Court Opens Door To Immigrant Debt Relief

Court opens door to immigrant debt relief

By Nicholas Keung
The Toronto Star (Canada), November 12, 2009–court-opens-door-to-immigrant-debt-relief

People who found themselves with huge debts after sponsoring immigrants have won a landmark decision in Ontario's Court of Appeal.

The court Thursday told the Ontario government to revisit its social assistance collection policies to recover debts owed by residents who sponsored immigrants to Canada.

The court chided both the federal and provincial governments for disregarding the changing circumstances of the sponsors and the people they sponsored with their cut-and-dried collection policies.

'Canada and Ontario have a case-by-case discretion whether to enforce sponsorship debt, taking into account a sponsor's submissions concerning the sponsor's circumstances and those of their sponsored relatives,' said the 115-page decision by Justices Janet Simmons, S.E. Lang and John Laskin. 'Canada and Ontario owe sponsors a duty of procedural fairness when enforcing sponsorship debt.'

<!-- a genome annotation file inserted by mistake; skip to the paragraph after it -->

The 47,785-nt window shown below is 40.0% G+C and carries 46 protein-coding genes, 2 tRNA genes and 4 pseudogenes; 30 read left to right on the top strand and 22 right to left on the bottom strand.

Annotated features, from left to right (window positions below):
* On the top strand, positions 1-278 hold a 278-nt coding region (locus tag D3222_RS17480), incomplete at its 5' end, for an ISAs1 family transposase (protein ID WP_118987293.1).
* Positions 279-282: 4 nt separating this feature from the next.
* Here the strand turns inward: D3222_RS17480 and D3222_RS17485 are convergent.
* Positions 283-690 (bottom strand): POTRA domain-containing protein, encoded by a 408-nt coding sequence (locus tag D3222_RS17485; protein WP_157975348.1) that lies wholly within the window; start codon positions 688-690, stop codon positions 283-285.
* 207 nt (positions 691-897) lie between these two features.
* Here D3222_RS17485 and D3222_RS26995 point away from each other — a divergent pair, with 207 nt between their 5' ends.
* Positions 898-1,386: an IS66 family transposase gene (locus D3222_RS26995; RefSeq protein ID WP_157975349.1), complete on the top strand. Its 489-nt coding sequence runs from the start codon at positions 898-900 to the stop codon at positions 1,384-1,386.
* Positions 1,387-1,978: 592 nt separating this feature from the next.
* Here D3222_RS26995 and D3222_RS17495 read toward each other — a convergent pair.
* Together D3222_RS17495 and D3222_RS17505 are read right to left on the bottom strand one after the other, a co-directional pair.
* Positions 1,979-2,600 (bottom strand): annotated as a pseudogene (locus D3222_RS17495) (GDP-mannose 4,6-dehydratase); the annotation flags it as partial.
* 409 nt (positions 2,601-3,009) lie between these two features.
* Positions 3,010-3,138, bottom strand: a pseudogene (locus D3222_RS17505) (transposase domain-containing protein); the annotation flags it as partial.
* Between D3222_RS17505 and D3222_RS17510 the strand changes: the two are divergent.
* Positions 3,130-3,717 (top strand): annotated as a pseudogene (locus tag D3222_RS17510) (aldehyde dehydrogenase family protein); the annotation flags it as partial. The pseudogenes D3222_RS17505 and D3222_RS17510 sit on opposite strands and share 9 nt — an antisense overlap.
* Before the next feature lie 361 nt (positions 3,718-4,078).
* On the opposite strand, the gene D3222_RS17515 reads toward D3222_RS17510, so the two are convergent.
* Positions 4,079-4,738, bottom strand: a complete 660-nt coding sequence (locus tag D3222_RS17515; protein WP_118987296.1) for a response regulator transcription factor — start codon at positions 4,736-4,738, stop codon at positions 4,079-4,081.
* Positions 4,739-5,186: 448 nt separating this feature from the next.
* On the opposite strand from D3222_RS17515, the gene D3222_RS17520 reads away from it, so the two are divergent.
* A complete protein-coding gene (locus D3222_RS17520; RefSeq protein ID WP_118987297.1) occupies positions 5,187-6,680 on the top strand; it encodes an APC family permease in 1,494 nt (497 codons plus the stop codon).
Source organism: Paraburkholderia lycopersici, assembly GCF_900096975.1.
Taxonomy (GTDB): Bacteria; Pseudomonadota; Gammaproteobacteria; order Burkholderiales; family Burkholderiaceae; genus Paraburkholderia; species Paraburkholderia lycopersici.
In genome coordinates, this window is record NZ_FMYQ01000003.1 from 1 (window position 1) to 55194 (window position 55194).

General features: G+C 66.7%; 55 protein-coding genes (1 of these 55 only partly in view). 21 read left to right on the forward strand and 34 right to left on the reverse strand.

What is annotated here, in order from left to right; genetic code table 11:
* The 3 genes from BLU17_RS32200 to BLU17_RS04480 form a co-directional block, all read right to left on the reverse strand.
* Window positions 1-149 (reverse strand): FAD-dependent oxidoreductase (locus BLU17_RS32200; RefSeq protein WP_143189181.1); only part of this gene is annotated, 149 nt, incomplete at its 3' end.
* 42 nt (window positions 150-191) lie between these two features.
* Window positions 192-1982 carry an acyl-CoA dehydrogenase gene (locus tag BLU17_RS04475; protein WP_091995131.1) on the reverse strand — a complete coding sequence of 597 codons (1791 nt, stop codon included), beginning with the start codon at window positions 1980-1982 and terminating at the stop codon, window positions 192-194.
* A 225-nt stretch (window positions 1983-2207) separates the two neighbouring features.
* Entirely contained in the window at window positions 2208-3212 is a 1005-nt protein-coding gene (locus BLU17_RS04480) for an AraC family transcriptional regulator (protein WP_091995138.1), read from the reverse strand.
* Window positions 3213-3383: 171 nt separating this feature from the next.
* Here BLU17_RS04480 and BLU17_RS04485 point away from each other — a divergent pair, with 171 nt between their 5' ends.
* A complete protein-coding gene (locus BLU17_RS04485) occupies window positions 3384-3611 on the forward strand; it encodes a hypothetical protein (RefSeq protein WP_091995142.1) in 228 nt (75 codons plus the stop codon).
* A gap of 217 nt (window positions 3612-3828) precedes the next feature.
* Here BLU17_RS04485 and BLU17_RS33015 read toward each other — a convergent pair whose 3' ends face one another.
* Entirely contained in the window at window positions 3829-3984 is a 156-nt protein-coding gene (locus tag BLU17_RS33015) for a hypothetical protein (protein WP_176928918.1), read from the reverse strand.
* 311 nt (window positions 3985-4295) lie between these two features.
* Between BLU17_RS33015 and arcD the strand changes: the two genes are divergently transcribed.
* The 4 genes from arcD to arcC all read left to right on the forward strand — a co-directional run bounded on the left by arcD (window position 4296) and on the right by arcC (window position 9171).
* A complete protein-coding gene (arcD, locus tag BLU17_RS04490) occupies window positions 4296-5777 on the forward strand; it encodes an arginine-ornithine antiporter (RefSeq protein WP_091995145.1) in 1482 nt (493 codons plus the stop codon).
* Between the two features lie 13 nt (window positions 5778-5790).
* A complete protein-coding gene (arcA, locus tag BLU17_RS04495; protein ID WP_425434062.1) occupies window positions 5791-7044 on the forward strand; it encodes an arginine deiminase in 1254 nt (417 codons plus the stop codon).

This decision, in response to legal challenges by eight Canadian sponsors, could affect thousands of sponsored immigrants who have received government benefits worth millions of dollars.

In some of those cases, the sponsors lost their jobs and could not support the loved ones they brought into the country. In others, a sponsored spouse left a marriage and lived off government welfare without the sponsor's knowledge.

The court said the province, in collecting the debts, must provide sponsors a chance to explain their own and their sponsored relative's relevant personal and financial situations, and apply discretion in light of the circumstances.

The federal and provincial governments had argued that sponsorship was a contract the sponsor should be fully aware of and there was no discretion to forgive the debt, regardless of marriage breakdown, unemployment or illness.

Before 2004, when Ontario created the Overpayment Recovery Unit, repaying sponsorship debt was voluntary. The unit has never written off a sponsorship debt. The court heard that there were 7,500 sponsored immigrants on social assistance in September 2004 owing $70 million.


Sponsors not automatically responsible for family debts: court
By Kirk Makin
The Globe and Mail (Canada), November 12, 2009